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North Dakota Gov. Doug Burgum discusses applicants for the state's new ethics commission, who were listed on a whiteboard behind him during a meeting at the state Capitol Friday, June 21, 2019. John Hageman / Forum News Service

Panel advances two dozen candidates for North Dakota's first ethics commission

BISMARCK — A panel charged with selecting members of North Dakota's new state government ethics commission identified two dozen candidates for further consideration during a meeting at the state Capitol Friday, June 21.

Members of the selection committee, composed of Gov. Doug Burgum and the Senate's majority and minority leaders, each brought their own list of preferred applicants to the meeting. There were three candidates that each panel member included on their list: Ronald Goodman, a retired district judge from Oakes; Cynthia Lindquist, president of Cankdeska Cikana Community College in Fort Totten; and Jonathan Sickler, chief legal officer of Grand Forks-based Advanced Engineering and Environmental Services.

Nearly 70 people applied to serve on the commission by a late May deadline, and the selection panel advanced 25 applicants Friday. But Burgum cautioned that people who weren't initially identified may still be in the mix.

The selection committee plans to meet again Wednesday, and its members hope to have the five commissioners in place by July 1. But Senate Majority Leader Rich Wardner, R-Dickinson, said they may "take a little extra time."

The bipartisan selection committee must make its picks by a consensus agreement. Burgum, a Republican, said he was "encouraged" by the amount of common ground they found in their first meeting.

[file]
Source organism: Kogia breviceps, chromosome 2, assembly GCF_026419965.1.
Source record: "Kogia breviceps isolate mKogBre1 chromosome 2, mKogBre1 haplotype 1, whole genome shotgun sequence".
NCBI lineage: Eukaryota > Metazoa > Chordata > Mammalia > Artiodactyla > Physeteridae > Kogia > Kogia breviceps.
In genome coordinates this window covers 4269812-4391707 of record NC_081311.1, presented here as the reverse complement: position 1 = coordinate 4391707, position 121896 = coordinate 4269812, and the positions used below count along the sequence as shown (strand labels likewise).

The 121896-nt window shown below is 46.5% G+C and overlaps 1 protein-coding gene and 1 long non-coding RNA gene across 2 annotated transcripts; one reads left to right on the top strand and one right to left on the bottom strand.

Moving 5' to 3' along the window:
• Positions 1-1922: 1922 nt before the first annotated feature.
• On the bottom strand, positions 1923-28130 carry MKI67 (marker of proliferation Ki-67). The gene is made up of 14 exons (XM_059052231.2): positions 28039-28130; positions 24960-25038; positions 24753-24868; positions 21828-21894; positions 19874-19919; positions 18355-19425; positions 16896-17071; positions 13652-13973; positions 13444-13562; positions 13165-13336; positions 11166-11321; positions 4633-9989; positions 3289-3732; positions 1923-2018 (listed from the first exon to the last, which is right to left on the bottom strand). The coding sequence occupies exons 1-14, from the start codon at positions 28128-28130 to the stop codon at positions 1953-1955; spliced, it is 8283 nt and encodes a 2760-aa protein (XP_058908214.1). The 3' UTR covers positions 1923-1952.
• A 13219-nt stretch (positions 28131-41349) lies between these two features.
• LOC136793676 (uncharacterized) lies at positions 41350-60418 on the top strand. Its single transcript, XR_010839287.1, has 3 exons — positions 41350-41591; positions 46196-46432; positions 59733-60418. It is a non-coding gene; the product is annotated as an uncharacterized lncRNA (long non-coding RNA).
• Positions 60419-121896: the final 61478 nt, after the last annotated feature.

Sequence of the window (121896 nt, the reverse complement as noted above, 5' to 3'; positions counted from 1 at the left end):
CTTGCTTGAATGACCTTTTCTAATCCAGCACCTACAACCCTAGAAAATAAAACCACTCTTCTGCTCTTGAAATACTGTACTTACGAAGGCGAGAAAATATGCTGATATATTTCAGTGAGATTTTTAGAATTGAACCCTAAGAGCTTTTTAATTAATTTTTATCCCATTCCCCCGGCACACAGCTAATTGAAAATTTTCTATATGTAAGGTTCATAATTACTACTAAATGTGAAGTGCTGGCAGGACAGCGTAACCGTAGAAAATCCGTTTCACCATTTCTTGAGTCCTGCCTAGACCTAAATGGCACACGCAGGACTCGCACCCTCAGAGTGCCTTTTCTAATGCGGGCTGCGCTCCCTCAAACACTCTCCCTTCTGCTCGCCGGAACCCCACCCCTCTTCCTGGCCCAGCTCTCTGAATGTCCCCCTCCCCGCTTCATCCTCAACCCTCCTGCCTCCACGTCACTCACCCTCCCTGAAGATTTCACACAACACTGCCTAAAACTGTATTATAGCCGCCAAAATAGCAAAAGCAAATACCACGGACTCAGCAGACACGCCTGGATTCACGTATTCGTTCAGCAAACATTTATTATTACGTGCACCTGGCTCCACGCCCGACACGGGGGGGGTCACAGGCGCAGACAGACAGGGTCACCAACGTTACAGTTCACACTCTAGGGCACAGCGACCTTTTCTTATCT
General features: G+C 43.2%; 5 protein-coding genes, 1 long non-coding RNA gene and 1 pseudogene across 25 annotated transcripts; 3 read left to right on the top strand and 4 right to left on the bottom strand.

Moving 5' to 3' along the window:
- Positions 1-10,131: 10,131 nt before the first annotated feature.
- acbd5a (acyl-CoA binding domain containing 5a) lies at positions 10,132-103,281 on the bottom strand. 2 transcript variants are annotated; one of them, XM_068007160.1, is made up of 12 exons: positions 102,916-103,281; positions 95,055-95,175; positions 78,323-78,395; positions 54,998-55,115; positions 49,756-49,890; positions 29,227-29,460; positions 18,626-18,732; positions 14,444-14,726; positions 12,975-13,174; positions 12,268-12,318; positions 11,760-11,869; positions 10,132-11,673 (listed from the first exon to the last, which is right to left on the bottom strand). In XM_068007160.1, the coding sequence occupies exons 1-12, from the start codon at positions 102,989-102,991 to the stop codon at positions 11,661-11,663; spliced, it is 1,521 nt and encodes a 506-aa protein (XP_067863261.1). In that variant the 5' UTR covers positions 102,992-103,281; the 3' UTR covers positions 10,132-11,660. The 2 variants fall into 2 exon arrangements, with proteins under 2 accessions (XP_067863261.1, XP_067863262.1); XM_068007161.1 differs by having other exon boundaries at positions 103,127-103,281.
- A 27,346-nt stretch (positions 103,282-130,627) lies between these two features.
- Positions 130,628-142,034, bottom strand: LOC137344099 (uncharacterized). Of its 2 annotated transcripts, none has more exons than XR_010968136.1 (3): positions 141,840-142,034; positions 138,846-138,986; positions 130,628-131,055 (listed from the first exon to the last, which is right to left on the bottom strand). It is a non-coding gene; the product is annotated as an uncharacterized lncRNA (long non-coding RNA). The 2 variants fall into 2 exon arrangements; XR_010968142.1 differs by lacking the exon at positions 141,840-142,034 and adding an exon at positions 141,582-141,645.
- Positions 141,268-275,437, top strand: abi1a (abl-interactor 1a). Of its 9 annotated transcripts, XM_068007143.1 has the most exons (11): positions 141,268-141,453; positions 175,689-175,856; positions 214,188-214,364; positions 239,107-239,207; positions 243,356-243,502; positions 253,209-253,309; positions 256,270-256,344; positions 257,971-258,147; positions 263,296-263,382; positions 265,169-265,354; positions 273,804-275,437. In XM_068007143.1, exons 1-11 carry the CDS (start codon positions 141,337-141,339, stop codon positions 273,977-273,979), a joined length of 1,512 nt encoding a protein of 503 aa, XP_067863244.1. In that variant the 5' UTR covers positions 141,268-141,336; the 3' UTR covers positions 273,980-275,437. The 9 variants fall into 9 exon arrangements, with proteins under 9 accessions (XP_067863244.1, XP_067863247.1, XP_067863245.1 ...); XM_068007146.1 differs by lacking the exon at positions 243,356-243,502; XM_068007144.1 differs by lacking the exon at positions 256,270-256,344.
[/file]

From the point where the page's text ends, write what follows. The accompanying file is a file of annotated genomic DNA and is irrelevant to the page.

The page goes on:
Selection committee members identified integrity and trustworthiness as attributes they sought from candidates. The panel also indicated it would consider geographic and gender diversity.

"We had so many great applicants. This has been really hard," Senate Minority Leader Joan Heckaman, D-New Rockford, said.

Burgum said he was looking for commissioners with "some experience in creating something from scratch."

"I think these first five are going to kind of set the tone for the direction of this thing," he said.

Voters created the ethics commission by passing a constitutional amendment known as Measure 1 last year. The panel will be able to write rules on transparency, corruption, elections and lobbying as well as investigate allegations of wrongdoing.

The constitution bars certain people from serving on the commission, including lobbyists, political party officials and those who hold statewide elected or appointed office.

A top backer of last year's measure previously said the selection of ethics commissioners represented a crucial phase of the process because they'll "be creating their own culture from nothing."

Though the ballot measure campaign and the legislative process to implement it were contentious, no lobbyists or measure supporters attended Friday's meeting.

Lawmakers this year budgeted about $517,000 and two-full-time positions for the commission during the 2019-21 biennium. They will also undertake a study of the constitution's new ethics requirements before the 2021 session.

John Hageman

John Hageman covers North Dakota politics from the Forum News Service bureau in Bismarck. He attended the University of Minnesota in the Twin Cities, where he studied journalism and political science, and he previously worked at the Grand Forks Herald and Bemidji Pioneer.  

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